Currently reading: Analysis: Who will charge our electric vehicles?
Our report looks at who will expand UK’s EV charging network
Julian Rendell
News
4 mins read
6 December 2019

Growth in the UK’s public electric car charger network will come from dedicated charger companies, utilities and the government, rather than car makers, an Autocar investigation has concluded.

Apart from the Ionity rapid-charging network, which is funded by a consortium of nine car makers, very few if any of the 60-plus car brands operating in the UK are funding charging infrastructure to speed up the adoption of electric cars. “We consider it is up to private network operators and the government,” said the Society of Motor Manufacturers and Traders.

At the recent launch of the Peugeot e-208, Carlos Tavares, boss of the PSA Group that owns Peugeot, made it clear that PSA does not see charging networks as a core business, even though uptake of battery-electric vehicles (BEVs) like the e-208 might be held back by buyers’ concern over public charging networks.

A recent survey by Autocar sibling title What Car? linked buyers’ caution to buying BEVs to sparse charging networks, alongside range anxiety and a shortage of affordable models.

A PSA Group UK spokesman confirmed that Tavares’ view is also policy for its UK subsidiary, Vauxhall, whose Corsa-e will be launched in April 2020.

The same goes for PSA’s UK sales operations for Peugeot, Citroën and DS, also with new EVs due in 2020 and ’21. “This is a business decision because there are companies already in the infrastructure area better placed to supply that service,” said the spokesman.

UK car market leader Ford is taking a different approach as a founding partner in Ionity, which this year opened its first 350kW fast-charge sites in the UK as part of a Europe-wide plan to mirror the Tesla Supercharger network.

Ionity’s other partners are Volkswagen, Hyundai and Kia, plus premium market leaders Audi, BMW, Mercedes, Mini and Porsche. Progress isn’t happening overnight, but Ionity now has three sites operating in the UK, with a fourth being built.

Electric car pioneer Renault has steered clear of investing in public charging, although, like all car makers with a BEV in its range, it has a preferred supplier of 7kW home chargers and exploits the commercial potential of RFID cards, which process the payments of Zoe drivers using public chargers.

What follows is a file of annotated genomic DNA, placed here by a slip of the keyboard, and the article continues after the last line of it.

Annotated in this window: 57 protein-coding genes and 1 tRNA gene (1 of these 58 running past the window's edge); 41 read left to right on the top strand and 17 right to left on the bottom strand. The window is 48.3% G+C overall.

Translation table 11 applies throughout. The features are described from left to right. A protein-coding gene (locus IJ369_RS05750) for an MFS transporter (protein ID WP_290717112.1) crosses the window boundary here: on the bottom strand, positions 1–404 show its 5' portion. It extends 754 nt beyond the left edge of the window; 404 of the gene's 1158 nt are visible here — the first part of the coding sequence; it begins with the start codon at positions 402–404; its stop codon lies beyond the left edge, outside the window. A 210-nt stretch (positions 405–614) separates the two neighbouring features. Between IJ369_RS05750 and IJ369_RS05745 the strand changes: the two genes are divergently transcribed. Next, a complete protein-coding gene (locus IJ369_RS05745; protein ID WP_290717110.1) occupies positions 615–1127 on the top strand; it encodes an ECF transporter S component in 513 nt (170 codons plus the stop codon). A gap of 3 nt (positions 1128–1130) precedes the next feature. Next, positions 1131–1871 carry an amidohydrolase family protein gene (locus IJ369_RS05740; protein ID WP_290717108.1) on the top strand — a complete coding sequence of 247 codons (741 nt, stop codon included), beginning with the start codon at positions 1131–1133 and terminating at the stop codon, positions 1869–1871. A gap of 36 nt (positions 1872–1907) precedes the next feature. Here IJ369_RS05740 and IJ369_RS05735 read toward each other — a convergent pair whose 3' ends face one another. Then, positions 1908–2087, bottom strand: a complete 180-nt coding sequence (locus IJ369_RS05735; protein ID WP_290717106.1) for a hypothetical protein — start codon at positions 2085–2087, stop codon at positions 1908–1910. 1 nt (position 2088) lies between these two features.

Nissan, also a BEV pioneer, took a significant step in 2012 as a co-funder of the Ecotricity 50kW fast-charging network, now up to 300 charging points. But that marked the limit of its public charging investment and now Ecotricity is struggling to deliver a reliable service.

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Of course, Ionity can’t do all the heavy lifting itself and its planned UK network of 40 fast-charging sites, equivalent to about 160 individual 350kW chargers, will make only a small dent in the future requirement for a widespread UK fast-charger network.

In fact, Ben Lane, co-founder of the online Zap Map service, which helps drivers locate the UK’s 26,000 public chargers, believes it’s too late for car makers to enter that market.

Lane said: “There are already so many well-established charger businesses operating in the UK, and we are now seeing oil companies moving in as they see their petrol and diesel business dying away, that it’s hard to see a role for OEMs [car makers] in charging.”

Estimates vary as to how much the public charging network needs to expand, but ambitious government targets for “50% to 75%” of UK new cars sales to be BEVs or plug-in hybrids by 2030 suggest a significant expansion. Last week, the government released a ‘league table’ of the number of electric car chargers by local authority and London is dominating. The government is urging local authorities elsewhere to take advantage of a £5 million grant to install chargers. More than 100 local authorities have fewer than 10 public charging devices per 100,000 people.